Once I get where I want to be, I frame quickly, snap one single shot and point the camera away from the scene. As I work with a 40mm lens, at that point I’m about six feet from my subjects — but as I’m holding a big camera so close to them, they don’t even think I’ve been so brash as to take their picture!
The Phoblographer: Do you show them your work? Has anyone recognized their loved ones on your social media?
Concha de la Rosa: As it’s an open space and I’m careful not to harm their public image with my pictures, I don’t have to. In some cases, though —the oldest people, or moments where I think I may have captured a really intimate moment— I talk to them. If they don’t have an email, I will ask them where they go usually for coffee, just so I can bring them a print or a pen drive with the picture on it for their relatives.
I must say I’m lucky enough, because I never have had a problem with this. In fact, there’s an anecdote about my favorite picture that makes me feel especially proud.
The Phoblographer: Please tell us about that.
Concha de la Rosa: A Facebook friend asked me if I could take pictures of his father, who was an Alzheimer patient. He lived in an nursing home, and he was fading away rapidly. I went there and I noticed a woman sitting on her own, with such an impeccable taste in clothing that I couldn’t help but wonder. Did she dress herself? Did someone else dress her? I just had to take her picture.
As it was a private nursing home instead of an open space, I talked to the manager, and she pointed me to her daughters. They told me that the only thing their mother remembered was how to dress, and that made me feel incredibly warm, you know? I noticed, as you might say, the only thing that was truly left of her. Of course, they have the picture hanging at home.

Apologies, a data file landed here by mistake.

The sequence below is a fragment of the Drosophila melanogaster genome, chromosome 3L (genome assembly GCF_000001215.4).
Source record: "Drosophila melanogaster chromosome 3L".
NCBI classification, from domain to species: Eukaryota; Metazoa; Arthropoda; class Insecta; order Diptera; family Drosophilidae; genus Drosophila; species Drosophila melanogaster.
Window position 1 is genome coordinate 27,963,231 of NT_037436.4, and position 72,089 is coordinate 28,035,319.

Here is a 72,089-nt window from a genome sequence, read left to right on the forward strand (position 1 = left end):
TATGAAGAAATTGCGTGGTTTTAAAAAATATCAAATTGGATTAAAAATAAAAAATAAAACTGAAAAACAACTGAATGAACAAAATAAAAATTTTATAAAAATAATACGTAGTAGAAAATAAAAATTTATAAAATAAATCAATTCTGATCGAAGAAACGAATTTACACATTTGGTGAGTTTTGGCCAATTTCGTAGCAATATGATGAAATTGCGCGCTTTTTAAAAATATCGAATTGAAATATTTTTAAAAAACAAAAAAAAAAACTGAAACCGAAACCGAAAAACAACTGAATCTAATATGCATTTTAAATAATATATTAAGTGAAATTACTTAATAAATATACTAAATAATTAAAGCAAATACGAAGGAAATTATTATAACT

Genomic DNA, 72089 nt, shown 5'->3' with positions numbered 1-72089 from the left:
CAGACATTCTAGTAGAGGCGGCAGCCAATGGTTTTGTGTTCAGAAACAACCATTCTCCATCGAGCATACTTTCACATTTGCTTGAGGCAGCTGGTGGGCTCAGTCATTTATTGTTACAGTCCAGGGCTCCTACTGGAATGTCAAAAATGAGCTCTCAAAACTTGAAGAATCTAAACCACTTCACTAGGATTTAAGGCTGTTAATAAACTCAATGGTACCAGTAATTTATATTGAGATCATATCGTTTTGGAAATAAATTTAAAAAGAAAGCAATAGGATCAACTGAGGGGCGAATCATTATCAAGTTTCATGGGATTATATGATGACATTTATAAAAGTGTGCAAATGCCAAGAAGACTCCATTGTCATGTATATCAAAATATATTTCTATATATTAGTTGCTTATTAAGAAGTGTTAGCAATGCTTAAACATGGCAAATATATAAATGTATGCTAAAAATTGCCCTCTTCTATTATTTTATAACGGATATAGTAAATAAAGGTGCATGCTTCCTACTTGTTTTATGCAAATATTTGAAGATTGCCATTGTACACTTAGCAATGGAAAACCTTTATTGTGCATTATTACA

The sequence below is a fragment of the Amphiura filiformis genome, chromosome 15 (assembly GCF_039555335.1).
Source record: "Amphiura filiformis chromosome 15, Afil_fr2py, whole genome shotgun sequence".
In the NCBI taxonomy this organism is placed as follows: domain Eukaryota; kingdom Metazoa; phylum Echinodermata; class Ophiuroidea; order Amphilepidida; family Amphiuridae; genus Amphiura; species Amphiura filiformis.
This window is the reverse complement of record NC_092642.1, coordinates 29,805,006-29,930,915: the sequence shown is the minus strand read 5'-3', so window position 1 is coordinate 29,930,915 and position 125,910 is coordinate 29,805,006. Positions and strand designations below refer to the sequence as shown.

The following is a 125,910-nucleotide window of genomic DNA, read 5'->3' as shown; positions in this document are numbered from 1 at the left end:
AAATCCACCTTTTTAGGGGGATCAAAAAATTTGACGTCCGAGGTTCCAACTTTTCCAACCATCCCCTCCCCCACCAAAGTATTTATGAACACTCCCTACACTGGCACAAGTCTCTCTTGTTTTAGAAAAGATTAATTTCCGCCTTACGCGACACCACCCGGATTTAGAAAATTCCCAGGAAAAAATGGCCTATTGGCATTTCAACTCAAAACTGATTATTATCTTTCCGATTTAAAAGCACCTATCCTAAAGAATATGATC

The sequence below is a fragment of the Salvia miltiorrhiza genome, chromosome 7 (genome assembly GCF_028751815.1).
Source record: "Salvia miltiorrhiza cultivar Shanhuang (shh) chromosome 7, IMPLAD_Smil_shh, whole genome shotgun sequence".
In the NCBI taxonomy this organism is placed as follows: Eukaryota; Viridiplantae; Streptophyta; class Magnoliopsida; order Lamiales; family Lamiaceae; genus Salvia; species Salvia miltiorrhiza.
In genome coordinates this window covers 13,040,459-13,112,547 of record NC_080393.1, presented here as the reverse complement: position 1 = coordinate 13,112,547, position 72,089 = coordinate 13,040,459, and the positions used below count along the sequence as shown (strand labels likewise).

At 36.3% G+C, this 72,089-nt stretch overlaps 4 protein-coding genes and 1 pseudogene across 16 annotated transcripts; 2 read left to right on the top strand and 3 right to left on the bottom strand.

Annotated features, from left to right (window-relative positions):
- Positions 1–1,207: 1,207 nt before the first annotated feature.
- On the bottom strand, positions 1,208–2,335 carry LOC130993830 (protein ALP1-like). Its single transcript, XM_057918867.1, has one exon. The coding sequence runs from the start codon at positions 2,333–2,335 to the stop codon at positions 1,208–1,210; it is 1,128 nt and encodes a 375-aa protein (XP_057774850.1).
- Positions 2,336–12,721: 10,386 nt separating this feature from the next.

The Phoblographer: What kind of treatment do you apply to your photos?
Concha de la Rosa: I don’t do much more than I used to do back in the analog days, back when I developed by hand. As I’ve been shooting underexposed deliberately for most of my life as a way to isolate the background and downplay the reflections, the only thing I do sometimes is adjust the light on my subjects. In fact, my Photoshop skills are atrocious!
The Phoblographer: So, manual is better?
Concha de la Rosa: Oh, no. It’s just the way I shoot. When I have had pupils, I’ve taught them how to shoot in manual, but always telling them they have other options, because they don’t have to be as nerdy as me. All ways of taking pictures are valid as long as you put your soul into what you’re doing.
The Phoblographer: Thank goodness. To finish this interview, we heard you took part on an exhibition in New York recently. How was the experience?
Concha de la Rosa: Oh yes. It was Women Street Photographers, held in El Barrio Artspace 109. When I got there and saw the work of all those women, so different to mine, I felt really small, you know? But I noticed how people were queuing to see my work and I was elated. I made a lot of friends among those artists, and some commissars were so interested in my work I could exhibit soon in Paris and Berlin!